Diabetes self-care education needs research and intervention in a specific cultural context (16). In T1D, it is not possible for the patient to be under the supervision of care institutions during all hours of the day, and a major contribution to its control is the responsibility of the patient. On the other hand, the results of various studies show that only a small number of these individuals perform self-care regularly, despite problems and common complications of the disease. Thus, increasing their ability to perform self-care and designing self-care education programs is essential. In Iran, research on T1D, especially in terms of qualitative and culture-based interventions, is scarce.

2. Objectives

The purpose of this study was to identify factors affecting self-care performance in adolescents with T1D, according to the PEN-3 cultural model.

2.1. Theoretical Framework

Culture is an important underlying factor that shapes human behavior, and should be considered in all health promotion programs aimed at improving and modifying individuals’ habits. Regarding diabetes self-care process, in which individuals’ health behaviors shape the context of the family, community and society, all cultural factors play positive and negative roles (20). The PEN-3 model is designed to situate culture at the core of determinants of health behavior in health promotion and public health interventions. It provides the opportunity to examine cultural practices that are critical to positive health behaviors, acknowledges unique practices, and identifies negative factors that have an adverse influence on health (21, 22). In this model, the focus is not on the person yet on multiple factors that collectively shape his/her health decisions (23).

The three dimensions of PEN-3 model and the related component are as follows:

2.1.1. Key Influence on Health Behaviors

Perceptions (knowledge, beliefs, and values that can facilitate or prevent the motivation to change a behavior), enablers (social or organized forces, which can increase health behaviors or prevent them by creating obstacles), and nurturers (reinforcing/disappointing factors that one can obtain from other people, who are important to him/her).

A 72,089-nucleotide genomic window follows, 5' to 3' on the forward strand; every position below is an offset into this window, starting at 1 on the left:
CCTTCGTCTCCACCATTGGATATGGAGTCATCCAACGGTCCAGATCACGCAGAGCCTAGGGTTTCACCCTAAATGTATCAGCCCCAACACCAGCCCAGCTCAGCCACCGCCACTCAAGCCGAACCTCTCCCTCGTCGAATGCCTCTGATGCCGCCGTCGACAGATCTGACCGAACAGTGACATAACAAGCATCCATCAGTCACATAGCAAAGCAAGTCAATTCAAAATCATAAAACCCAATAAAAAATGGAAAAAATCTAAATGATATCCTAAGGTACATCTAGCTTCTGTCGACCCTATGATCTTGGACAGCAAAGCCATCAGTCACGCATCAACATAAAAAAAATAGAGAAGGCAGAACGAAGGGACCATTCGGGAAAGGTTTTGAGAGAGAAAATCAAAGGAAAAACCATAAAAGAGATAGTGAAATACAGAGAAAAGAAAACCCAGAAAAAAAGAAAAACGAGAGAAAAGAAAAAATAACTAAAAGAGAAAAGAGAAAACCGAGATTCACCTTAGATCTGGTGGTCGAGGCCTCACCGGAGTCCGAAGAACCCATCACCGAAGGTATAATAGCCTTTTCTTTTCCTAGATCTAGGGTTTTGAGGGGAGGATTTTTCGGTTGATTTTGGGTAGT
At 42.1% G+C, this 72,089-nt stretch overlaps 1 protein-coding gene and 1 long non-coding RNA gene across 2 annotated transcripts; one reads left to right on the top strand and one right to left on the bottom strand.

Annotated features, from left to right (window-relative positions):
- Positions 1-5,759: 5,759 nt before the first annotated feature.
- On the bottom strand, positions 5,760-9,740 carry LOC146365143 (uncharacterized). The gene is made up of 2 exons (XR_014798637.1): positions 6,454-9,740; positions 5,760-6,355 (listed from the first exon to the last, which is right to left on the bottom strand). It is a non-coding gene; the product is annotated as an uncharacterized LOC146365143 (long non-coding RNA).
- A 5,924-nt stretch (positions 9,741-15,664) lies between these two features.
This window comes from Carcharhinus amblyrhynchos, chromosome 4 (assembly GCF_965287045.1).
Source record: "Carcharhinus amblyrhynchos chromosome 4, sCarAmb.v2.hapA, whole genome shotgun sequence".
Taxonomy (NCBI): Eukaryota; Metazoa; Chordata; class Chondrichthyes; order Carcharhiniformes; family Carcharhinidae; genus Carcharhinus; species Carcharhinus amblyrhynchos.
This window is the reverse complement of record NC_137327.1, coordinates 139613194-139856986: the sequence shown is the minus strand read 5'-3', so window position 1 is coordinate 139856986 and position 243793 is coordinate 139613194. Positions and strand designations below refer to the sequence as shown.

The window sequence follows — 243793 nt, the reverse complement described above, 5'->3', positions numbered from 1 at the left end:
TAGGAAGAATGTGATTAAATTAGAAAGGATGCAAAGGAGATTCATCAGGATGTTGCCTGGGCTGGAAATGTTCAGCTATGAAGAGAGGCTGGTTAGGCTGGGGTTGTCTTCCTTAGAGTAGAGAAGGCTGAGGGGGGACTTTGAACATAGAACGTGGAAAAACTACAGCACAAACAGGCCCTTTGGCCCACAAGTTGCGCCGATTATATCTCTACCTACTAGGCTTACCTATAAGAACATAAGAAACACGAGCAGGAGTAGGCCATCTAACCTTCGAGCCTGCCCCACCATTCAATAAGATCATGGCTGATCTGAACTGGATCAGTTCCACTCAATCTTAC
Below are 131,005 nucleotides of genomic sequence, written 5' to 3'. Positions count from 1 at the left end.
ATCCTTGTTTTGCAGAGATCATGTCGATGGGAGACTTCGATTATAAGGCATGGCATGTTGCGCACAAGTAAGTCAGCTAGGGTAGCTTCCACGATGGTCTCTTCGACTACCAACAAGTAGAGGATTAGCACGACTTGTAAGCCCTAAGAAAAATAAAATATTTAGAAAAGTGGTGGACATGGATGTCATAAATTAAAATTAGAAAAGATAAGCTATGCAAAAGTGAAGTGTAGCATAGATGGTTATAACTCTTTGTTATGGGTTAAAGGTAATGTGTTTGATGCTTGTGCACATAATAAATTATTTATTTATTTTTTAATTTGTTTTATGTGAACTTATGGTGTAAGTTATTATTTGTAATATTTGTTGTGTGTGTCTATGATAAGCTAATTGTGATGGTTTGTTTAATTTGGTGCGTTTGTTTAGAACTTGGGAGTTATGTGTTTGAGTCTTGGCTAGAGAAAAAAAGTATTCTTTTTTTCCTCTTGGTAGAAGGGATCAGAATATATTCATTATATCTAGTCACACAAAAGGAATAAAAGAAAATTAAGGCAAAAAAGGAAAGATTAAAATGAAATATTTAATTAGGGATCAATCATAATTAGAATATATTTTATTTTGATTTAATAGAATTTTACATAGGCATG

2.1.2. Impact of Behavior on Health

Positive (perceptions, enablers, and nurturers that contribute to the involvement of a person, family or community in positive health functions), existential (values and beliefs existing in different cultures yet not as a threat to health), and negative (perceptions, enablers, and nurturers that contribute to the involvement of a person, family or community in negative health functions that cause harm to health).

2.1.3. Focus on Interventions

Person (emphasis on the principle that health education should make a person sensitive and committed about improving health behaviors), extended family (health education should be directed not just towards family immediately, yet towards the extended family or relatives of the person as well) and neighborhood (health education should be directed towards improving the health of neighborhood and community) (Figure 1) (18, 24).

The PEN-3 cultural model adapted from Collins O. Airhihenbuwa, the founder of the model (19)
The PEN-3 cultural model adapted from Collins O. Airhihenbuwa, the founder of the model (19)

3. Methods

This qualitative study employs the PEN-3 cultural model to identify factors affecting self-care performance in adolescents with T1D within a cultural framework. The study population included adolescents with T1D, who referred to the Iranian Diabetes Association in 2016.

3.1. Recruitment

In-depth semi-structured interviews were conducted initially with 12 adolescents aged 14 to 19 years old, ten parents, and four diabetes specialists. The purposeful sampling method was employed on diabetic patients at least one year after diagnosis of their disease. They also had the ability and willingness to share their experiences of everyday life with T1D. The interviews with adolescents, parents, and diabetes specialists continued until data saturation. The interviews began with general questions (e.g.,"Tell me about your daily life") and subsequent questions focusing on how the patient managed his/her diabetes. Examples of these questions include the following:

- What is T1D?

- What are some challenges to adhering to self-care performance in adolescents with T1D?

- Are the services and equipment needed to perform self-care behaviors available?

- Are there situations or people that make it easier for patients to follow self-care?

Each interview lasted 30 to 60 minutes, and the recorded file was read and written down verbatim immediately after each interview. The text of interviews was read several times to achieve a general sense, and coding of the texts continued until data saturation. Content analysis identified emergent themes based on the PEN-3 model.